Finding ways to image neurons — the active nerve cells that transmit signals throughout our bodies — without interfering with their function has been difficult. For example, electrodes and fluorescent dyes employed to "see" a neuron's activity under a high-power microscope have the potential to skew results. What's more, these techniques also limit the number of neurons that can be studied at once, which hinders researchers' understanding of how the nerve cells work collectively.
But one research team from Switzerland says it has found a way to capture neuronal activities in real time without disturbing the cells themselves. They reported their results in the Journal of Neuroscience.
The method, called digital holographic microscopy (DHM), is noninvasive, meaning it does not penetrate or modify the neuron. Instead of recording information using lenses, DHM relies on light to create holographic images that are modified by computer algorithms to be compared in real-time. The same method has been used by material scientists as well as biologists comparing phases of other living cells.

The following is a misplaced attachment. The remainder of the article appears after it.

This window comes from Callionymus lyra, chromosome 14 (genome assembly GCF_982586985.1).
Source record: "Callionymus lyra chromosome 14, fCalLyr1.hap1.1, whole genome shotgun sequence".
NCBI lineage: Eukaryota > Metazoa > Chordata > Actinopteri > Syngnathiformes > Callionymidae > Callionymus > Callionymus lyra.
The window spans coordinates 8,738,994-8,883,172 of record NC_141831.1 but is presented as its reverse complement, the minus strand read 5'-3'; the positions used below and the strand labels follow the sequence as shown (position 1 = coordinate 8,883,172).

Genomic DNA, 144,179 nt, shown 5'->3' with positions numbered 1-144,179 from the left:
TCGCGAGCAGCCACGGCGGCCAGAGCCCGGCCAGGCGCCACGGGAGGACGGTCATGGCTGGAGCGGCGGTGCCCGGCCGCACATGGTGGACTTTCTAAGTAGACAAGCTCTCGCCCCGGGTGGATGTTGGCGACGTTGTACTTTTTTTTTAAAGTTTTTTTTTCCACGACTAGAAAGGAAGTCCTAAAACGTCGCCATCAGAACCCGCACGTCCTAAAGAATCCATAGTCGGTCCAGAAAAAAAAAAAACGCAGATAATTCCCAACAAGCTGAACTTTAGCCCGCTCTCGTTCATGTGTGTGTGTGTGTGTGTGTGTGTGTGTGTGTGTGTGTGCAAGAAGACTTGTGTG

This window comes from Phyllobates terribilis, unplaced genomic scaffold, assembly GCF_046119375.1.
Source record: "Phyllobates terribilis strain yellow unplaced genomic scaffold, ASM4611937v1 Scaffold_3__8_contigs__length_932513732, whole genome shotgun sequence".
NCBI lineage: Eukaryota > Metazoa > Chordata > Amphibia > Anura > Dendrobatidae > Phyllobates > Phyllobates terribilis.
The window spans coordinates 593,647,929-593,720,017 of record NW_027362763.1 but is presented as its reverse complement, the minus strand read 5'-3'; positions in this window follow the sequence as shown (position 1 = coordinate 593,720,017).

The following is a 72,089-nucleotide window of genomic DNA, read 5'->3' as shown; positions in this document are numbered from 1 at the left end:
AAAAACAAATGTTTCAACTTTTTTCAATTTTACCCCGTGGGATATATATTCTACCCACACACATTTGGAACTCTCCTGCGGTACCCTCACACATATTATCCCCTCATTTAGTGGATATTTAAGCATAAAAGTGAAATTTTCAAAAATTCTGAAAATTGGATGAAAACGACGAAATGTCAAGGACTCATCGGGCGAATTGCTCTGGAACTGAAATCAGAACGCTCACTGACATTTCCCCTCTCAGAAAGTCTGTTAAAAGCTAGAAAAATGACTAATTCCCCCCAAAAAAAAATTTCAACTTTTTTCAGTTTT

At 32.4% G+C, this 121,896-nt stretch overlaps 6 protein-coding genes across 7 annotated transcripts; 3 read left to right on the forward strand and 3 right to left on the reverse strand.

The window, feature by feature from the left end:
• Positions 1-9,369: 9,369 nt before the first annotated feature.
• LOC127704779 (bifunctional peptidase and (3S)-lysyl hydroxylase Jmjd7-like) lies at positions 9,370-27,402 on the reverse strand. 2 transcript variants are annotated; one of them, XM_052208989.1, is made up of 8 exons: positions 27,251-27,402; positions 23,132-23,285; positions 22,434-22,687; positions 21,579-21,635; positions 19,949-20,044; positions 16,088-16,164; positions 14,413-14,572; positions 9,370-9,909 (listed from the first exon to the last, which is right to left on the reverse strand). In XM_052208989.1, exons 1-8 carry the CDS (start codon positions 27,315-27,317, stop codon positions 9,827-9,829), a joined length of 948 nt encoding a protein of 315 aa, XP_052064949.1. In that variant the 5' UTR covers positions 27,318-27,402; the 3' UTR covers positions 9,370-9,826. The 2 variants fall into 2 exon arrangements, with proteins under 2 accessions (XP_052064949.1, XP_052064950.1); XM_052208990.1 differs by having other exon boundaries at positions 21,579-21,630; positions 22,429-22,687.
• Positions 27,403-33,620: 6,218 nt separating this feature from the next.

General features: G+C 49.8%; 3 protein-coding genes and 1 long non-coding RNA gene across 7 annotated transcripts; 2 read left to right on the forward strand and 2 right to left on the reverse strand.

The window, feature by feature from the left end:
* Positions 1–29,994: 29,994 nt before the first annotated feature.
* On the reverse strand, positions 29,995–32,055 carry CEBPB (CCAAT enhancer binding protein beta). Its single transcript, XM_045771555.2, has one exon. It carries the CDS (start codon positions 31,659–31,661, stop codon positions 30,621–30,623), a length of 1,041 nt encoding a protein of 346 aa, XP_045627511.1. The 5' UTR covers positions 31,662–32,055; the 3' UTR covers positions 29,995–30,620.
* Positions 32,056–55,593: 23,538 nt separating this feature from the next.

In their analysis, researchers measured mice neurons' responses to glutamate and GABA — both common neurotransmitters in the brain — in a cell dish. Their goal was to determine whether DHM allowed them to see in real-time what happens to water and nutrient movement during cell signaling. The method proved useful in imaging neuron phases and activity within the cell.
In a press release, Pierre Magistretti, an author of the study, compares the imaging technique to determining a rock's shape in the ocean. The idea is that an object's shape and composition can be deduced by looking at how it distorts the waves of energy that hit it. During DHM, he says, a single laser wavelength can be aimed at a neuron and recorded as it reflects through the other side. Comparing the distorted wavelength with a reference one allows computer algorithms to build a picture of the cell.
Yet its potential for drug testing is what makes using DHM on neurons exciting. This way, researchers can test drugs' interactions with petri-dish brain neurons and gauge their responses without tampering with the cells. He says the approach will be useful in finding new ways to test the effectiveness of drugs for neurodegenerative diseases such as Alzheimer's and Parkinson's.
Photo courtesy Lyncee Tec
Video courtesy EPFLNews